• If you do not have two years of college-level work and are attending an American Bar Association- or Committee of Bar Examiners-accredited law school.
  • If you are transferring from a Juris Doctor degree program that is not accredited by the State Bar to one that is. 

The baby bar also consists of essay and multiple choice questions, but does not cover as many topics as the California bar exam. In this exam, test takers must prove their knowledge of torts, criminal law, and contracts. It covers general knowledge and is not specific to California laws. The test is  administered over seven hours on a single day. There are three hours to answer 100 multiple choice questions and four hour-long essay sessions. The baby bar pass rate is about 20 percent, so studying is critical for those who are required to take it.

What Subjects Are Covered on the California Bar Exam?

Within the California bar exam and the MBE, you can expect to see questions that come from many different types of law. Per the State Bar of California , the subjects tested on the California bar exam include:

  • Criminal Law and Procedure : This covers all aspects of criminal law and Criminal Procedure, from plea deals to trial to appeal. You’ll need to understand the implications of charges and police conduct, how they may affect admission of evidence, criminal convictions and acquittals, and sentencing.
  • Torts : This area of the law includes negligence and other types of private harms, such as animal attacks, auto accidents, nuisances, and more. You will need to know both California and national principals in these areas. 
  • Business Associations : This includes sole proprietorships, corporations, partnerships, limited liability companies, agencies, and more.
  • Civil Procedure : This law concerns how cases get to court and work their way through trial and appeal. You’ll need to be well-versed in both federal and California laws surrounding civil procedure and be able to discuss the differences between them.
  • Community Property : California is one of several states that follows community property law, meaning that property is either shared by a couple or is owned by one of them in a marriage. You’ll need to know complex rules for determining ownership and distribution in the event of dissolution of marriage. .
  • Contracts : Every kind of contract requires formation and performance, and some involve breach and remedies. You’ll need to know all the rules for drafting and interpreting contracts, whether they’re business or personal, and how to enforce them if something goes wrong. 
  • Constitutional Law : You’ll have to demonstrate knowledge of the U.S. Constitution and how it is interpreted and applied to different real-world situations.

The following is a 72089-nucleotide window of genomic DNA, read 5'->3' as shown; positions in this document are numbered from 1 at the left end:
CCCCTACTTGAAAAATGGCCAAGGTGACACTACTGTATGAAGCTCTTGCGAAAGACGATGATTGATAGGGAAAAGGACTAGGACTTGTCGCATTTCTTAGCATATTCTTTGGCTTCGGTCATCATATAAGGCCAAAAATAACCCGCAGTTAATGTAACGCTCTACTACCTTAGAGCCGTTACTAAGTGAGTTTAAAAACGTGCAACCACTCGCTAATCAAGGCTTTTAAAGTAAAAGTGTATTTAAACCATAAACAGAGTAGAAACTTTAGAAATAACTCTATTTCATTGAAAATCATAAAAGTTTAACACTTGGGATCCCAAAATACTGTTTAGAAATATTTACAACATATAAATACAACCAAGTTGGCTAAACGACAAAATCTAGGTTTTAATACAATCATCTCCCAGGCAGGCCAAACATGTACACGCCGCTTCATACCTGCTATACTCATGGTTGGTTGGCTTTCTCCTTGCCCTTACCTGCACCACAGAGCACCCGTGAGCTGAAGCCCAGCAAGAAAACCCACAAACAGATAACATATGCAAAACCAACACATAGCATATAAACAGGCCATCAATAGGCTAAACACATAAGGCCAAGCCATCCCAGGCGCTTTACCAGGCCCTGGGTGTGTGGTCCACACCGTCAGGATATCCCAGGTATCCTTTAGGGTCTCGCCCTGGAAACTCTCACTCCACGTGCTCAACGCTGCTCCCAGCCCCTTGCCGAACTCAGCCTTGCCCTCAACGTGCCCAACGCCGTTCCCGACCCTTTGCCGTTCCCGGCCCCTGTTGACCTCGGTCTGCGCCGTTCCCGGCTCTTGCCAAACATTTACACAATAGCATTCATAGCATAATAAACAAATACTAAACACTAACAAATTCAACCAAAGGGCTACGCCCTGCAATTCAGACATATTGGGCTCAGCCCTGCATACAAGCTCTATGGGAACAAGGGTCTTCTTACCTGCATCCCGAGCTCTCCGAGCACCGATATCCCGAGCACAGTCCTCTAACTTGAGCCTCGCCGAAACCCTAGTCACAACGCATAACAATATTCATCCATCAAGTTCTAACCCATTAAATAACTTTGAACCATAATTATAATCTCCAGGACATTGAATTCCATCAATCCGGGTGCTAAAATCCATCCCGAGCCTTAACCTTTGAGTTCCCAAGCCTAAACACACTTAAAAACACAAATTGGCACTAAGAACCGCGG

• Real Property : This involves people’s right to interests in land (real property) and tangible personal property, but also includes leases, mortgages, easements, liens, and foreclosure processes. 
  • Professional Responsibility : The California Rules of Professional Conduct and federal and state case law surrounding them are tested extensively on the California Bar Exam.
  • Evidence : You’ll need to know the difference between federal and state laws surrounding discovery and use of evidence and be ready to talk about when California rules of evidence don’t match up with the federal rules.
  • Trusts, Wills, and Succession : Test takers must know how wills and trusts are created and used, as well as understand the California probate code and how it applies to wills.
  • Remedies : Tort, contract, and other areas of the law allow a person wronged to get a remedy through the judicial process, and those remedies are tested on the California Bar Exam,. The testable remedies include injunctions, compensatory damages, restitution, punitive damages, and specific performance.

Deep knowledge of all of these topics may be required if you want to pass the exam. Some you may have to use only in the multiple-choice testing format, but others you may have to apply in essay format, which will require a thorough understanding of each area of California law, federal law, or both.

How is the Exam Graded?

The California bar exam essays and Performance Tests are graded by attorneys. These lawyers sometimes have years of experience grading bar exams, and they participate in calibration sessions, where the group compares answers and grades and reaches a consensus on how each answer should be graded and why. If there’s any disagreement, the group of six will discuss before moving on to the next step. Essay grades are given only based on the content — spelling and grammar are not factored into this. 

Essay and performance test answers are graded on a scale from 0 to 100. To earn a 40, you have to identify the issue in the question and try to apply law to it. If those are not included, the question will get a zero. To pass the exam, you must get at least 1390 out of the possible 2000 points available from all parts of the exam. 

Where Can I Find Past Exam Questions and Answers?

If you are looking for past California bar tested subjects or California bar exam topics, the State Bar of California provides copies of past exams , as well as sample essays and study aids. You can use these to study and get ready for your bar exam. There are also past baby bar exams for people who need to prepare for that exam. If you need extra help, you can also reach out to organizations that provide preparation and tutoring for this test.